Certainly, if ever a man found a guinea when he was looking for a pin it is my good friend Professor Gibberne. I have heard before of investigators overshooting the mark, but never quite to the extent that he has done. He has really, this time at any rate, without any touch of exaggeration in the phrase, found something to revolutionise human life. And that when he was simply seeking an all-round nervous stimulant to bring languid people up to the stresses of these pushful days. I have tasted the stuff now several times, and I cannot do better than

Through the tinted glass of the office window, the clouds above the sea seemed to Joseph like enormous swollen bursts of orange dust. He sighed. He looked from the flat plane of glass to the bowed screen of his computer monitor. He tapped weakly at the keyboard. Symbols flickered back at him, tiny and meaningless. Joseph glanced at the clock on the wall above the photocopier. 12.40pm. He darted his eyes over to where his Team Leader was sitting. She hadn’t noticed his attention shift away from his desk. She hated it when people clock-watched. Joseph felt his stomach contract

The blood pooled in the foreigner’s beige shirt, just over his belt. Some of it spilled over the side, filling up a red lake beneath him. Littlebig listened for the foreigner’s shallow breathing, and waited for the dark. Dark brought cover and a chance of rescue for the boy and the foreigner. “We know there are two rebels there behind the wall,” came the sniper’s voice. “And we are going to come for you. Do you think we are afraid somehow to come down there? I assure you we are not. We are waiting for you to come out.” Littlebig

The portable classroom was larger than Joan Ellen had expected. Lit from overhead with fluorescent lights and busy with seventh-grade artwork, it smelled of chalk dust, old books, and refrigerated air. It reminded Joan Ellen of home. These days, most everything reminded Joan Ellen of home – or at least how far she was from it. She tried to pay attention, but now Joan felt the yawning chasm of distance, the thousands upon thousands of miles between Tunis and DC. “I’ll put this as simply as I can,” Mrs. Thornton said. “Patrick is a brilliant boy.” Liz Thornton was Patrick’s

“Wait for the next transporter to go by, then force the door,” Jenkins said. I liked Jenkins; he looked after me. Others wouldn’t, most wouldn’t even talk to me. I liked his Welsh accent, the way he smiled and treated me like a younger brother. I was nearly a foot taller and 10 kilos heavier but he still looked out for me. I waited behind the rear door to Med7 and surveyed the camp; dozens of soldiers moving with purpose over the desert sand, shifting crates to piles next to where the planes were loading. Despite the late hour, the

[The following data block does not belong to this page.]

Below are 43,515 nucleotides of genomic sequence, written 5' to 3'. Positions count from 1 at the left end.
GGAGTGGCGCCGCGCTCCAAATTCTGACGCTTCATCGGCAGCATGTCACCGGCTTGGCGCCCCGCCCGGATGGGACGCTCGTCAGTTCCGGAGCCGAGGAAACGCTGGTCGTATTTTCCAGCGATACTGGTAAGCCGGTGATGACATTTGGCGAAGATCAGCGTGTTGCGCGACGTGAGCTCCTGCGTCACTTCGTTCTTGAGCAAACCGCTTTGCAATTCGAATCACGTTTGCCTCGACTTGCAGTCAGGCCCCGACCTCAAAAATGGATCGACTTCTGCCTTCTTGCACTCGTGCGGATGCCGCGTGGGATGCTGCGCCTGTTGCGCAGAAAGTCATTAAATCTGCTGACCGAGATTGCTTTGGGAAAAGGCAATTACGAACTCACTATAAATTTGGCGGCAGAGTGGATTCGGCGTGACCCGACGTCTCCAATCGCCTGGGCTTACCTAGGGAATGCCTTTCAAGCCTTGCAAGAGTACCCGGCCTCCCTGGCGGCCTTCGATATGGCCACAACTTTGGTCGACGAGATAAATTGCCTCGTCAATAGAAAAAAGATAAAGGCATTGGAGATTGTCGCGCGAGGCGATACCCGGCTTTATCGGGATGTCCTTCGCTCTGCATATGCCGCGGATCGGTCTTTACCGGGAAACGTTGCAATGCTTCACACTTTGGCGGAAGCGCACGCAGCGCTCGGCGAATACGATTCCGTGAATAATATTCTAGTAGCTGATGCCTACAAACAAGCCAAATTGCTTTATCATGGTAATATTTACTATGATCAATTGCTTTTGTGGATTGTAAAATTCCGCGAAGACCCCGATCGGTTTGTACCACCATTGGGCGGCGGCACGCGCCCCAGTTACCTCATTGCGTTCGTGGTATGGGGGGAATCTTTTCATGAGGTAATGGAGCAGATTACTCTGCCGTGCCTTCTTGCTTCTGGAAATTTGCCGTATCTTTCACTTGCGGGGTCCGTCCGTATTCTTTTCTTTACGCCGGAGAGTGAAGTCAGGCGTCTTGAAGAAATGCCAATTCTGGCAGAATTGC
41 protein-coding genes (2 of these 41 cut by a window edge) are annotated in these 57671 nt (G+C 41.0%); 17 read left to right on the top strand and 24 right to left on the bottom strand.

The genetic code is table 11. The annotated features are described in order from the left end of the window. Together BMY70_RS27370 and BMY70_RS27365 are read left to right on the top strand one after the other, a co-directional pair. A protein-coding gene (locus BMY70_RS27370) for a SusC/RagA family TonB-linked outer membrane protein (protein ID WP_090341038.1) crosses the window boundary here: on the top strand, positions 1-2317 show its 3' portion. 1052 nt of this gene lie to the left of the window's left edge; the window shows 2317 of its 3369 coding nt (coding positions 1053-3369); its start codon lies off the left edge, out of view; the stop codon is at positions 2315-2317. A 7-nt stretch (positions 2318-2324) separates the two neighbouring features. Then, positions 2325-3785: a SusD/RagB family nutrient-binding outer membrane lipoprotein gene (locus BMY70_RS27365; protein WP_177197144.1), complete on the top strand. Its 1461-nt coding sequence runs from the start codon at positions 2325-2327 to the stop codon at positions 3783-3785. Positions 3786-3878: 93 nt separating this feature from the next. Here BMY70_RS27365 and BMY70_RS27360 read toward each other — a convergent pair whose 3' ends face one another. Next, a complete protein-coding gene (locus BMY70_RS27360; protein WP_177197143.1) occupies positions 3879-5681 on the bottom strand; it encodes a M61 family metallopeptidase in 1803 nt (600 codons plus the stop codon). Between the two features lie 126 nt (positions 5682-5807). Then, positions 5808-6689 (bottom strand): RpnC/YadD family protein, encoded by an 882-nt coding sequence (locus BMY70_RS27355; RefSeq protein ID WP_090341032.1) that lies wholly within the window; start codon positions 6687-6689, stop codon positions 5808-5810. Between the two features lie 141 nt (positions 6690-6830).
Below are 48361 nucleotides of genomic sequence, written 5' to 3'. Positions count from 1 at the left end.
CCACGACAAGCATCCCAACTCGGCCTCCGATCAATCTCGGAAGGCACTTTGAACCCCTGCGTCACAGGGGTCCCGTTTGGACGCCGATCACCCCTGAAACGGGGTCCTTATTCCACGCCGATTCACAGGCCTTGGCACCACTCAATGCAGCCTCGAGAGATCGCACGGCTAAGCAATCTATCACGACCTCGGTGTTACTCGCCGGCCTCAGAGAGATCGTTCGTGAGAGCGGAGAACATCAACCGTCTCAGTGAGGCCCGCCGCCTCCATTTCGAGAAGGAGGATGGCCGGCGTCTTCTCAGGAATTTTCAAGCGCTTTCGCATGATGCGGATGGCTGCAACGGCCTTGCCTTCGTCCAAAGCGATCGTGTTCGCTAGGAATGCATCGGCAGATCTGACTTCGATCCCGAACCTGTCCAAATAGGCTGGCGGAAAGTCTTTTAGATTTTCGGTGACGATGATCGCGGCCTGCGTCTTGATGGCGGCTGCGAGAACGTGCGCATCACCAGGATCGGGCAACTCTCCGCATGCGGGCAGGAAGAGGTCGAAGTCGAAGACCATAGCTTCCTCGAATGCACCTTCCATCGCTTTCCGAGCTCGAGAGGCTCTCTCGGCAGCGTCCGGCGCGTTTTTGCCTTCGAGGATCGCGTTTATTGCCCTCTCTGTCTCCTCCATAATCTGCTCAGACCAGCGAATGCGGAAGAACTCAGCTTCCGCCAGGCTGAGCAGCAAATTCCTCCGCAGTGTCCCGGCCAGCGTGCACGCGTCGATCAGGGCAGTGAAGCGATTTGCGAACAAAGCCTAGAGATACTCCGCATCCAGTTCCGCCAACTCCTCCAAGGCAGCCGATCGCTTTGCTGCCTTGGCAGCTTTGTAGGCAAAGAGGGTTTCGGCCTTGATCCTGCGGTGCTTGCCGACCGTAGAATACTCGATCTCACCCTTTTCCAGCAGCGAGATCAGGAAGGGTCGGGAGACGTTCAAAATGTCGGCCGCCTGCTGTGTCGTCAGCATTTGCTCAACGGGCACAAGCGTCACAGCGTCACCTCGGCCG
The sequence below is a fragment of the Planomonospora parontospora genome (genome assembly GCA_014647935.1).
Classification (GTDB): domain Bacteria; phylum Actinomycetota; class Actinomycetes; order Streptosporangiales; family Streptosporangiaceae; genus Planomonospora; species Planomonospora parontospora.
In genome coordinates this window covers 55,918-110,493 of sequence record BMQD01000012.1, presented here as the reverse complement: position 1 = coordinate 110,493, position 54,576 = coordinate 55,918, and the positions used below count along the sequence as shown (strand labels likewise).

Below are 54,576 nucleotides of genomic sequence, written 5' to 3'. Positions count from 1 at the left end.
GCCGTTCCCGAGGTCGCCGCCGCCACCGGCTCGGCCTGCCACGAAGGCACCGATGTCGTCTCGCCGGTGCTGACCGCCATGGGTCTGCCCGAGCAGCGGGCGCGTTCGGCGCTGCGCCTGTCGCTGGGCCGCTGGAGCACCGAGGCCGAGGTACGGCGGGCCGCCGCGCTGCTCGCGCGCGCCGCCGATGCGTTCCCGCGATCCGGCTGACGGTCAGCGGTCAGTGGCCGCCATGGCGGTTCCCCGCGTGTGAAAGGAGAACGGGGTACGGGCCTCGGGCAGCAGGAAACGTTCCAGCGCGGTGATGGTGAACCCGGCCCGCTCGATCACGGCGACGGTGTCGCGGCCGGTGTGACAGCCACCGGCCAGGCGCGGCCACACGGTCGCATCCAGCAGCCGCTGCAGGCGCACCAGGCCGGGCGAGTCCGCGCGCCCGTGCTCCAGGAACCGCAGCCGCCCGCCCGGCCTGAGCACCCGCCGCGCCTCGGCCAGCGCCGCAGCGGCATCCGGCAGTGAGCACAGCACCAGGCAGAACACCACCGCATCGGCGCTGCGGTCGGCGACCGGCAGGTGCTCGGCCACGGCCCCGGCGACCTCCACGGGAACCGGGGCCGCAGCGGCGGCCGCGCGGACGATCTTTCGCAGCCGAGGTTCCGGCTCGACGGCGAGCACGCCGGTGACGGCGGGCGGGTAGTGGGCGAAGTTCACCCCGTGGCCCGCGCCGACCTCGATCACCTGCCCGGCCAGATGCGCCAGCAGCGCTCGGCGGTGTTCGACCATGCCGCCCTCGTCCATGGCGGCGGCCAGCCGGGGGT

Chapter 1 He’d stood in that doorway probably a hundred times before, and shouldn’t have been surprised. The real surprise was that he always was. Over on the peeling whitewash of the window-side wall, just above the old Boxford lathe, the well-oiled centrefold of the resident, very buxom and scantily clad lady, still hung by the same rusted nail in the lintel; thermal long-johns and a hot water bottle would have been more practical in the workshop. It had taken a minute for his eyes to grow accustomed to the half-light that struggled through chicken wire and grease; but she

Boredom was killing Prism. Not literally though. To die, one must be alive. So when he captured the thought inviting him to attend the School, he became exited. Other young ethereals captured the same thought, and most of them transmitted their responses in the same resonance as that of the caller. Like Prism did. “When did you capture the thought?” Prism thought in the same resonance as Maze and Infinitesium, his two acquaintances who had also accepted the invitation. “Just a few teirons ago,” Maze thought. “Same here!” Infinitesium added. “What’s this about?” “I don’t know,” Prism thought. “But I’m

Damon Waltz stood in the field across from his mother’s one-bedroom apartment. He stared at his small, brown dog as it paced back and forth through the sopping-wet grass. It was raining, and Damon’s clothes were soaked down to his skin. He shook his hand free from the clenches of his sleeve and adjusted his hood so he could still see without being blasted in the face by raindrops. He adjusted his headphones under his hood and looked down to the shaking dog. “Would you poop already?” Damon shouted at the little brown dog. The dog didn’t care, turned away

Stella preferred the mornings on Melanos when most visitors would be nursing their hangovers or trying to eat breakfast in time to hit the beach and then collapse under the Mediterranean sun. Her flat was at the less-fashionable end of Helicia beach away from the larger clubs. It was also a decent walk to the golden sandy beach so beloved of the more casual visitors. She’d been on Melanos for just about six weeks and felt justified in regarding herself as part of the island. As ever, the weather was fabulous. It was already in the low 20s and she

The first thing I noticed about the new girl was that she wasn’t wearing the school colours on her face. I had never seen a pupil of McAllister Girls’ Academy, a major or a minor, without the school badge on her skin. Then I noticed that her hair was kind of frizzy and that it looked real. “She must be an anti-synth,” said Alicia incredulously. “Wow. I’ve read about them, but I never thought I’d meet one. What a freak.” “Why would anybody be anti-synth?” asked Jeddy. “They’d have to deal with all kind of killer diseases. I just can’t